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It's laundry day, and you have lots of clothes that need to be washed. Wanting to have as much time left over for code golf as possible, you hope to optimize how quickly you wash and dry them all.

You have three types of appliances:

  • Washing machines: Take dirty clothes and turn them into wet clothes
  • Dryers: Take wet clothes and turn them into dry clothes
  • Dishwashers: Take dirty and/or wet clothes and turn them into dry clothes

You'll be given a list of appliances, including a capacity (the number of items of clothing, as a nonnegative integer, that can be washed in it at once) and a run time (the time in minutes, as a nonnegative integer, that it takes to finish its job). Additionally, you'll be given a nonnegative integer describing how many items of clothing you have.

Task

Given a list of appliances and a number of items of clothing, you'll return the minimum number of minutes it would take to wash and dry them all. You don't need to return the actual set of operations it would take to do so.

At any time, you can perform any of the following operations:

  • Take up to \$n\$ dirty clothes, and put them in an available washing machine (where \$n\$ is less than or equal to its capacity)
  • Take up to \$n\$ wet clothes, and put them in an available dryer (where \$n\$ is less than or equal to its capacity)
  • Take up to \$n\$ dirty or wet clothes, or some combination, and put them in an available dishwasher (where \$n\$ is less than or equal to its capacity)
  • If it has been \$x\$ minutes since a washing machine was loaded, the clothes in it can be removed. They are now wet, and the washing machine is now available again.
  • If it has been \$x\$ minutes since a dryer or dishwasher was loaded, the clothes in it can be removed. They are now dry, and the appliance is now available again. (Don't worry, you clean the lint trap like a responsible code golfer)

Clothes are "fungible", so you can keep track of all of the clothes not in a running appliance using three nonnegative integers (one for dirty, one for wet, and one for dry).

Example

Let's say you have 120 articles of clothing, and the following appliances:

  • A washing machine, with a capacity of 10, that takes 40 minutes
  • A washing machine, with a capacity of 40, that takes 180 minutes
  • A dryer, with a capacity of 40, that takes 120 minutes
  • Two dishwashers, each with a capacity of 15, which take 100 minutes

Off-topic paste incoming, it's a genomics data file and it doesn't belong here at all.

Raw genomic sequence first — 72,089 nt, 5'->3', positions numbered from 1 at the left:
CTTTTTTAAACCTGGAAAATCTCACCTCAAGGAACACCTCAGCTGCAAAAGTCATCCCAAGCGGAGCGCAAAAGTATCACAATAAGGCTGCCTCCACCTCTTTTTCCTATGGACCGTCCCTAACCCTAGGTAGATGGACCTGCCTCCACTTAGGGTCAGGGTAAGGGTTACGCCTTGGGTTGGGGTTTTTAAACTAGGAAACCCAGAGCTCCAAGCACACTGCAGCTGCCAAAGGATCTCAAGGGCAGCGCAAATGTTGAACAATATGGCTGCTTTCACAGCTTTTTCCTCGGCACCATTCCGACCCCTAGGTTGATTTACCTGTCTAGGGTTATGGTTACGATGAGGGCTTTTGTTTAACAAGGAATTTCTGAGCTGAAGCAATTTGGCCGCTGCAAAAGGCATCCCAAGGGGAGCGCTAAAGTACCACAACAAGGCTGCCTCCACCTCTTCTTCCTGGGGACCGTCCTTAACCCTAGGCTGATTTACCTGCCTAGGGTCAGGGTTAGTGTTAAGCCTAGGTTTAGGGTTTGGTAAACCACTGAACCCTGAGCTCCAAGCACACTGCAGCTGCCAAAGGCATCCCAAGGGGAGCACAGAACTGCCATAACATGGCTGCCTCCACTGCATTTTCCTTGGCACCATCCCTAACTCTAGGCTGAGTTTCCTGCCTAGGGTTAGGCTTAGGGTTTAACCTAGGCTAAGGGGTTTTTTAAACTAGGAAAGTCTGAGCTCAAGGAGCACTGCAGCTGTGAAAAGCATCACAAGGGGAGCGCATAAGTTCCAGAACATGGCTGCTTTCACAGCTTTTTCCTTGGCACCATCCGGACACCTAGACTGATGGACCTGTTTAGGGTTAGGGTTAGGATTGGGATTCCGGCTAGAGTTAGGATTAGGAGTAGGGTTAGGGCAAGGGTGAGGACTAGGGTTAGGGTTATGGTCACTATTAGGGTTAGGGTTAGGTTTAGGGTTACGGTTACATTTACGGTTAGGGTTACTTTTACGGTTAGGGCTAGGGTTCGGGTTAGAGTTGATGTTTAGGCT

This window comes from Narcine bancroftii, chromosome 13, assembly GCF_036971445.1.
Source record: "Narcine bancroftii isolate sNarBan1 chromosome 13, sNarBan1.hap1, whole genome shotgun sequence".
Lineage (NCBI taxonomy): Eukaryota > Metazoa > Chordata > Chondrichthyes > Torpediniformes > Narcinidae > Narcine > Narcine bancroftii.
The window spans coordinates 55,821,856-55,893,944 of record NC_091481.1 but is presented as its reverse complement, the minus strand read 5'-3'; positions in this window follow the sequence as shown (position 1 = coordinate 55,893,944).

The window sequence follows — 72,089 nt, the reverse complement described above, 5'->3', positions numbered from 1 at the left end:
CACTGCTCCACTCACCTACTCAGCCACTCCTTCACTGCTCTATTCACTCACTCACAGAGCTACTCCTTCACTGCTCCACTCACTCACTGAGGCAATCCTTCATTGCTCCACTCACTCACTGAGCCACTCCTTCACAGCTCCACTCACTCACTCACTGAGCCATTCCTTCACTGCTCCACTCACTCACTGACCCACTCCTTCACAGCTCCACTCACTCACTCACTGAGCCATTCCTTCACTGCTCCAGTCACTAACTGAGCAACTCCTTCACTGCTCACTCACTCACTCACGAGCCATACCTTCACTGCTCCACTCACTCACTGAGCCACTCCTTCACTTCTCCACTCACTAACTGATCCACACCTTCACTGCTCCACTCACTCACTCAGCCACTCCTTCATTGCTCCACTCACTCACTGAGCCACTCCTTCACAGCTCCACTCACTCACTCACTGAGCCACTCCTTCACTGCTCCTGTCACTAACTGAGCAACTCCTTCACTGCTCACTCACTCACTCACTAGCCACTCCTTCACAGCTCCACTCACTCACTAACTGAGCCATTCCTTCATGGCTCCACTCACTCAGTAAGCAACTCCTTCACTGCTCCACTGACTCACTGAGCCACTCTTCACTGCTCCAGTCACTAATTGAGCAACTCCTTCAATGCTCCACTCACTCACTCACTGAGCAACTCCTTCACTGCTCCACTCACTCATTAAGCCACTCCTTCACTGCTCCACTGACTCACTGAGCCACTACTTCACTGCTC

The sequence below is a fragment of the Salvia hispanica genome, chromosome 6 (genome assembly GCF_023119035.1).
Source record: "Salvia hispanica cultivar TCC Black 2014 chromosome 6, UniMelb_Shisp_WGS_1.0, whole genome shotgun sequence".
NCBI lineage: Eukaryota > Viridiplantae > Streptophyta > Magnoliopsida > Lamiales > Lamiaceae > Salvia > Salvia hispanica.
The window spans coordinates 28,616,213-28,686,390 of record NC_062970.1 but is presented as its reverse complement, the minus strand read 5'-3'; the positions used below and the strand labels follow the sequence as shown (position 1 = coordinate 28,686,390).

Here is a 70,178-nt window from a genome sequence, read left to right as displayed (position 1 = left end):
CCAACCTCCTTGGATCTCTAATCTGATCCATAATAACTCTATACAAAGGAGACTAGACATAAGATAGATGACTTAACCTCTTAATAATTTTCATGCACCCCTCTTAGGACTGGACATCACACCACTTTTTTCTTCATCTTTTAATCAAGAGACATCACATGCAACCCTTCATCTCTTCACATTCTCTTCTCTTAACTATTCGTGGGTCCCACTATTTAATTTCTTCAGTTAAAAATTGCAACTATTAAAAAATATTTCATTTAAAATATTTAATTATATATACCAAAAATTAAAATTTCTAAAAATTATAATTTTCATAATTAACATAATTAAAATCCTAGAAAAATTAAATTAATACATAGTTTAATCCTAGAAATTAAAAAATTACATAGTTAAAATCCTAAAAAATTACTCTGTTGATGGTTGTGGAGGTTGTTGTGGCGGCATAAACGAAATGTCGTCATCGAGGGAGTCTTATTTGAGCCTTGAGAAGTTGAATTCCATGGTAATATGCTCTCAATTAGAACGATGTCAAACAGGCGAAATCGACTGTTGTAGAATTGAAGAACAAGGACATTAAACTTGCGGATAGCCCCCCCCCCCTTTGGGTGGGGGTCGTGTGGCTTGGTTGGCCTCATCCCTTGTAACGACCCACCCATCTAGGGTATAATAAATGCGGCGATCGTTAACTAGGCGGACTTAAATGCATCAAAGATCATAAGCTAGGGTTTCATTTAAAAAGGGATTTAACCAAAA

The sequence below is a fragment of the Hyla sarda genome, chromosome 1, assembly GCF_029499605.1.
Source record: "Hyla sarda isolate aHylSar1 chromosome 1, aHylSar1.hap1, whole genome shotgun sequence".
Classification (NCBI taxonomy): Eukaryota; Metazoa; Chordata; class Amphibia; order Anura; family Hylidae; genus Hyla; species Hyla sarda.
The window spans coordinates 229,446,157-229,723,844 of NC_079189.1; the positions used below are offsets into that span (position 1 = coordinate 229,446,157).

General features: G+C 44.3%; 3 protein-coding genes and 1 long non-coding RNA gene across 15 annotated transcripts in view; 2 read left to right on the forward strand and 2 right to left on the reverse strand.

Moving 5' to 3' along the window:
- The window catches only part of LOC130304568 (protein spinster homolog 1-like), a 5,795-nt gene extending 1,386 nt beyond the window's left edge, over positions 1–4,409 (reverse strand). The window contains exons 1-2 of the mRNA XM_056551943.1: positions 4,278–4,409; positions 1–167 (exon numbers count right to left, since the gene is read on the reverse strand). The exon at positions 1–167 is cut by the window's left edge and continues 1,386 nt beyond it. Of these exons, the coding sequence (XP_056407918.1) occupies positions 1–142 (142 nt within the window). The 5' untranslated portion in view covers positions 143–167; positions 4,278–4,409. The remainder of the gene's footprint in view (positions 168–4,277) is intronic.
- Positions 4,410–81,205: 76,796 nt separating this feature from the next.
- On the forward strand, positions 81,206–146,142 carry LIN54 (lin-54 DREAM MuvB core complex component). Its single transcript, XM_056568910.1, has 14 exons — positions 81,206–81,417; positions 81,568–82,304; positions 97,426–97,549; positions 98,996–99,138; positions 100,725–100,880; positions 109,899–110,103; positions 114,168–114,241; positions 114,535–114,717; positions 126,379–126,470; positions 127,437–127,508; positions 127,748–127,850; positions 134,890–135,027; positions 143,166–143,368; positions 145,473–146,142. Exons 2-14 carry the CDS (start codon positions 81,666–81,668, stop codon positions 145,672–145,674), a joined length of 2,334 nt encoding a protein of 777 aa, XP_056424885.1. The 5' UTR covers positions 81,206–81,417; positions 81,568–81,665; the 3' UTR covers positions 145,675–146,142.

An example solution would be (red/dark red indicating dirty clothes in, blue indicating wet clothes in, purple indicating a mix, units of 20 minutes):

First washing machine runs 4 consecutive cycles, second runs a single cycle, dryer runs immediately after second washing machine finished, both dishwashers run three consecutive cycles.

This takes a total of 300 minutes. The second pair of dishwasher cycles contain a total of 10 dirty clothes, and 20 wet clothes, and the final two dishwasher cycles aren't completely full. To optimize this any further we'd need to remove two dishwasher cycles and start the dryer earlier (or not at all), which would not result in all clothes being washed.

Test cases

Formatted as num_clothing, washing_machines, dryers, dishwashers, with appliances formatted as [capacity, mins_to_finish]:

1, [], [], [[1, 10]]                            10
10, [], [], [[1, 10]]                           100
1, [[2, 2]], [[1, 4]], [[1, 10]]                6
2, [[2, 2]], [[1, 4]], [[1, 10]]                10
2, [[2, 2]], [[2, 4]], [[1, 10]]                6
16, [[2, 2]], [[1, 4]], [[1, 10]]               50
16, [[2, 2]], [[1, 4]], [[1, 10], [10, 20]]     20
10, [[1, 10]], [], [[3, 10]]                    40
4, [[1, 1]], [[1, 2], [2, 4]], []               7
4, [[1, 1], [1, 2]], [[1, 2], [2, 4]], []       6
6, [[1, 1], [1, 2]], [[1, 2], [2, 4]], [[1, 4]] 4

I'm not entirely sure these are correct; my reference implementation is buggy.

Other

This is , so shortest answer in bytes (per language) wins.

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  • 4
    \$\begingroup\$ Man this is certainly a complicated problem, but I think I might have fun trying to come up with a good solution to it \$\endgroup\$
    – des54321
    Mar 30, 2022 at 19:34

1 Answer 1

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Python3, 1091 bytes:

import itertools as I
g=lambda x:[[a,[0,b]]for a,b in x]
E=enumerate
def p(m,o):
 k=0
 for i,a in E(m):
  if a[1][1]==1:k+=a[1][0];m[i][1][1]=o[i][1];m[i][1][0]=0
  elif a[1][0]:m[i][1][1]-=1
 return k
C=lambda x:eval(str(x))
def P(d):
 a,b=zip(*[(a[0],range(0,[0,a[0]][a[1][0]==0]+1))for i,a in E(d)])
 return[[a,i]for i in I.product(*b)]
def U(b,d):
 for x,y in P(d):
  if(s:=sum(y))<=b:
   D=C(d)
   for i,(j,k)in E(zip(x,y)):D[i][1][0]+=k
   yield b-s,D
def K(N,r,Q,s=[]):
 if[]==Q:yield(N,r,s);return
 if Q[0][1]:
  if Q[0][0]in[0,2]:
   for a,b in U([N,0,r][Q[0][0]],Q[0][1]):yield from K([a,0,N][Q[0][0]],[r,0,a][Q[0][0]],Q[1:],s+[b])
  else:
   for x in[{0:N,1:r},{1:r,0:N}]:
    b=Q[0][1]
    for i in[*x]:
     for a,b in U(x[i],b):x[i]=a;yield from K(x[0],x[1],Q[1:],s+[b])
 else:yield from K(N,r,Q[1:],s+[Q[0][1]])
def f(n,w,d,s):
 q=[(n,*map(g,[w,d,s]),0,0,0)];O=[]
 while q:
  N,*U,r,c,t=q.pop(0)
  W,D,S=map(C,U)
  if c==n:return t-1
  r+=p(W,w);c+=p(D,d)+p(S,s)
  for _n,_r,[_w,_s,_d]in K(N,r,[(0,W),(1,S),(2,D)]):
   if(M:=(_n,_w,_d,_s,_r,c,t+1)) not in O:
    q+=[M];O+=[M]

Try it online!

Very brute force solution and as such, it times out on the larger test cases. I will come back to those later.

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